by Daniel Hathaway
If these fingers were crafting a marketing piece for The Cleveland Orchestra’s concerts on the weekend of March 2 rather than a review, they might be tempted to entice readers to attend with such alliterative flights of prose as “Sizzling Sonic Spectacular — and more.” But in retrospect, the Orchestra’s performance of Mussorgsky’s Pictures at an Exhibition was just that.
The huge orchestra that filled the Mandel stage after intermission on Sunday played the closing pages of Maurice Ravel’s brilliant orchestration of the original solo piano score with spacious grandeur, the kind of treatment “The Great Gate of Kiev” deserves in these perilous times.
Franz Welser-Möst led the audience through the gallery of Victor Hartmann’s idiosyncratic art like a skilled docent, pointing up interesting details and drawing precise playing from his orchestral colleagues. Among the standouts: Gabriel Piqué’s finely blended alto saxophone solo in “The Old Castle,” Richard Stout’s liquescent tenor tuba solo in “Bydlo,” and Michael Sachs’ persistent trumpet nattering in “Samuel Goldenberg and Schmuÿle.” “The Hut on Fowl’s Legs (Baba Yaga)” gained malevolent intensity from a deliberate tempo.
Mid-concert came the Ravel G-major Piano Concerto with the impressive Icelandic soloist Víkingur Ólafsson at the keyboard. The general rule with this jazz-saturated work is: if everything goes well during the first two minutes after the whip cracks, the rest of the piece will fall into place. And so it did on Friday evening. A laid-back approach took nothing away from the excitement of the piece.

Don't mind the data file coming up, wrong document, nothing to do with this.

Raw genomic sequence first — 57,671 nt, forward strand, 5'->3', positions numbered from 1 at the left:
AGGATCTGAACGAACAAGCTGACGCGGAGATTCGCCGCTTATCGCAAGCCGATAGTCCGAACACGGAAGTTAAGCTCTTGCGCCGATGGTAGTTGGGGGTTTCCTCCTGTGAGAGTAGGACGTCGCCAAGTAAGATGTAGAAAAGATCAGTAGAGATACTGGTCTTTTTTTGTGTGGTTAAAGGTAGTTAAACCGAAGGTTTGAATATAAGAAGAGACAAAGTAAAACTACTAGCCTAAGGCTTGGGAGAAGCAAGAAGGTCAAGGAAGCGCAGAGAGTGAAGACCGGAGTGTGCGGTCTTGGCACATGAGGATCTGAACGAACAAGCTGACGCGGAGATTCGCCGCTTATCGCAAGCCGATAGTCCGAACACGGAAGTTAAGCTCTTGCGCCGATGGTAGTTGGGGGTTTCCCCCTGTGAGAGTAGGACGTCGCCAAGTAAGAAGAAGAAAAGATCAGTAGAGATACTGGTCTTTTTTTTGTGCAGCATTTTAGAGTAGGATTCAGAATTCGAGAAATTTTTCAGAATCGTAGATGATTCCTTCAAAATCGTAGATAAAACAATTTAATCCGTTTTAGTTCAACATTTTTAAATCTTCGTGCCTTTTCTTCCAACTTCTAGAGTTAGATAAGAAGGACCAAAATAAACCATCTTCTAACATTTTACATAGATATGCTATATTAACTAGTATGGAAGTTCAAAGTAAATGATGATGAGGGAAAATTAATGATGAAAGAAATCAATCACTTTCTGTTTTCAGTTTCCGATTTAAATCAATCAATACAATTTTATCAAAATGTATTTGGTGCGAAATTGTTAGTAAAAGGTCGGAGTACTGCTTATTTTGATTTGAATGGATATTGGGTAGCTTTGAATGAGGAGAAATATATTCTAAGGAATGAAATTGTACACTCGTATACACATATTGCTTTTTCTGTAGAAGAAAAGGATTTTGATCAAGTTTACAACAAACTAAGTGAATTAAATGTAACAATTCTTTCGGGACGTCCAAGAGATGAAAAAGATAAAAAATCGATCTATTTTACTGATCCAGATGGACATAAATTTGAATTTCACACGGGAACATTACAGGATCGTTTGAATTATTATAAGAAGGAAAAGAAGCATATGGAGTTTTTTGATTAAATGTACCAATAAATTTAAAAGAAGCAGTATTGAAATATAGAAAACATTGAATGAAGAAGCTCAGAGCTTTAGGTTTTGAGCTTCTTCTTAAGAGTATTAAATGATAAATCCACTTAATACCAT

That relaxed feeling persisted into the wonderfully unhurried pace of the second movement with its long, winding, expressive theme. Established by the pianist, English horn (Robert Walters) takes it up, around which the strings add a halo of twittering figures. Finally, the English horn returns to bring the searching movement to temporary closure.
Though the last movement is something of a rush to the finish line goaded on by the rude chattering of the E-flat clarinet (Daniel McKelway), Welser-Möst, Ólafsson, and the Orchestra kept their cool (including the bassoons in that frantic passage that comes out of nowhere) right up to the end.
The program began with a rarity: Louise Farrenc’s Symphony No. 3, in which a work that could have been sketched out by her contemporary, Felix Mendelssohn, takes on Gallic qualities. Well-crafted and beautifully played, the piece gives almost equal musical material to the strings and winds. It was fun to hear, and though it made no deep impression, it did give clarinetist Robert Woolfrey an opportunity to shine on the principal part, and he ran with it.
Photos by Roger Mastroianni courtesy of The Cleveland Orchestra.
Published on ClevelandClassical.com March 8, 2023.
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